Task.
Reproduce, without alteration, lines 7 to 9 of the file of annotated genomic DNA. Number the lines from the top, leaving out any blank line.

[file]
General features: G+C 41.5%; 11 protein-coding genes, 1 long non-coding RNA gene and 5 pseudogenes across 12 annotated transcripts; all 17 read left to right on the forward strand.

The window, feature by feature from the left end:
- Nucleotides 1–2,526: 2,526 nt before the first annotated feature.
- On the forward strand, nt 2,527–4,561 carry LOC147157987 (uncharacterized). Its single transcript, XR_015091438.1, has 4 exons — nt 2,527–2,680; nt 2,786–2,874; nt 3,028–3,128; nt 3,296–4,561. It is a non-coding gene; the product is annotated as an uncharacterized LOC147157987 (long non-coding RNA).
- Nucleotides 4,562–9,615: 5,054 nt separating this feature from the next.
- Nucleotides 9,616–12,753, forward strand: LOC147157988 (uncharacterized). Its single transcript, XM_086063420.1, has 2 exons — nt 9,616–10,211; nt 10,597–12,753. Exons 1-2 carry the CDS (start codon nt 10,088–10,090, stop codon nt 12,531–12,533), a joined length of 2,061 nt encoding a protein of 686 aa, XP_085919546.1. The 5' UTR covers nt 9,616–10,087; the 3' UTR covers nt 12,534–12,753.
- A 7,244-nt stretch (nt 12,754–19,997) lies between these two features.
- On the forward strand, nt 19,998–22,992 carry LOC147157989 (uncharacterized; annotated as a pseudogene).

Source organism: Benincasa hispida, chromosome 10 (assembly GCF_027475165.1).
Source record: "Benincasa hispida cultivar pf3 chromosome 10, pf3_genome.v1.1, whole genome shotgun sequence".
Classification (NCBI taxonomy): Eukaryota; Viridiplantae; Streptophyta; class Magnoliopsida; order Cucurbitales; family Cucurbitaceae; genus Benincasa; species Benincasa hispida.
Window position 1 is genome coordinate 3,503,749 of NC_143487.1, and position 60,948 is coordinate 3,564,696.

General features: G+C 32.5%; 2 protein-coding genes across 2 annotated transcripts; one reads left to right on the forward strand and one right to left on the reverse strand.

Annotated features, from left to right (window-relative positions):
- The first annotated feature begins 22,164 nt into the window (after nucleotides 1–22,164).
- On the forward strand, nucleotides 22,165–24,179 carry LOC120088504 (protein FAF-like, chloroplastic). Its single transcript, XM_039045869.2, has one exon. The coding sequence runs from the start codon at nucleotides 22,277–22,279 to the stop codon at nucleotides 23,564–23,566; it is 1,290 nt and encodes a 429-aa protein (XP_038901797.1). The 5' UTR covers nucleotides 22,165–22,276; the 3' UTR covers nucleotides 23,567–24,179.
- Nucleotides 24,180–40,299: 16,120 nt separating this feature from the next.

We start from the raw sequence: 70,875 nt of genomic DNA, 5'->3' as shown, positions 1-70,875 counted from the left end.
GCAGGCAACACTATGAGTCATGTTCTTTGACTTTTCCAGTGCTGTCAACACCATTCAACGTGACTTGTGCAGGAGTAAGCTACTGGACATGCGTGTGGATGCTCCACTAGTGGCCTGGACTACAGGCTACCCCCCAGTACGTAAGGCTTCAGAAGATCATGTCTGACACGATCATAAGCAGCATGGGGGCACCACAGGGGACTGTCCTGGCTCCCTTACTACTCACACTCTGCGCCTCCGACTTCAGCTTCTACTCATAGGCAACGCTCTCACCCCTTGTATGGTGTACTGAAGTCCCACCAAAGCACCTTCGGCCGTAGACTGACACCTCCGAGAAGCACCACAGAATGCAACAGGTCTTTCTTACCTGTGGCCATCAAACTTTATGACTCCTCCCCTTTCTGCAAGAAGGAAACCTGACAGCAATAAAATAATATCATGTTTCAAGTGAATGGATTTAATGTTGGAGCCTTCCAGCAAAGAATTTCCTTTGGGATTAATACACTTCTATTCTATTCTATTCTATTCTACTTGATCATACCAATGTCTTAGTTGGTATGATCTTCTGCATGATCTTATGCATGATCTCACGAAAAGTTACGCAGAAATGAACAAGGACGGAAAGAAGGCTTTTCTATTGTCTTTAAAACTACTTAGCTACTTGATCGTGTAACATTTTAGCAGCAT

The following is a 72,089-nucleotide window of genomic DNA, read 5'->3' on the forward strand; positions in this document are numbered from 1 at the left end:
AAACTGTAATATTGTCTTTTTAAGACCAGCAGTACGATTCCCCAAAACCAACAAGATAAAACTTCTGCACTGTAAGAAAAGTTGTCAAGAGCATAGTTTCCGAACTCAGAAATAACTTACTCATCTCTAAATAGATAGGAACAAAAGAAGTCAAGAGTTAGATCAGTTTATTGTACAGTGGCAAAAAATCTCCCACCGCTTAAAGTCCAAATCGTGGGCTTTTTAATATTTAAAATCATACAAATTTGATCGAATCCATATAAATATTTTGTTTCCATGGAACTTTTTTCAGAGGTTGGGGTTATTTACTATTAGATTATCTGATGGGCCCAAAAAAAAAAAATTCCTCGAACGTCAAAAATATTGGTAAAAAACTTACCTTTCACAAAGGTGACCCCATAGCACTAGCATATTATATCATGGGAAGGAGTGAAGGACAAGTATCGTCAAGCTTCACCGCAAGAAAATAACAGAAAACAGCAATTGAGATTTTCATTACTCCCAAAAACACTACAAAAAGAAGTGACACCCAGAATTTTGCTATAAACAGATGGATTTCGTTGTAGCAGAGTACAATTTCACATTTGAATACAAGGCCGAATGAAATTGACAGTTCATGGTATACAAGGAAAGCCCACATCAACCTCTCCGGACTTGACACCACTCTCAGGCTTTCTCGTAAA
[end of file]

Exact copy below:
- A 7,244-nt stretch (nt 12,754–19,997) lies between these two features.
- On the forward strand, nt 19,998–22,992 carry LOC147157989 (uncharacterized; annotated as a pseudogene).

Source organism: Benincasa hispida, chromosome 10 (assembly GCF_027475165.1).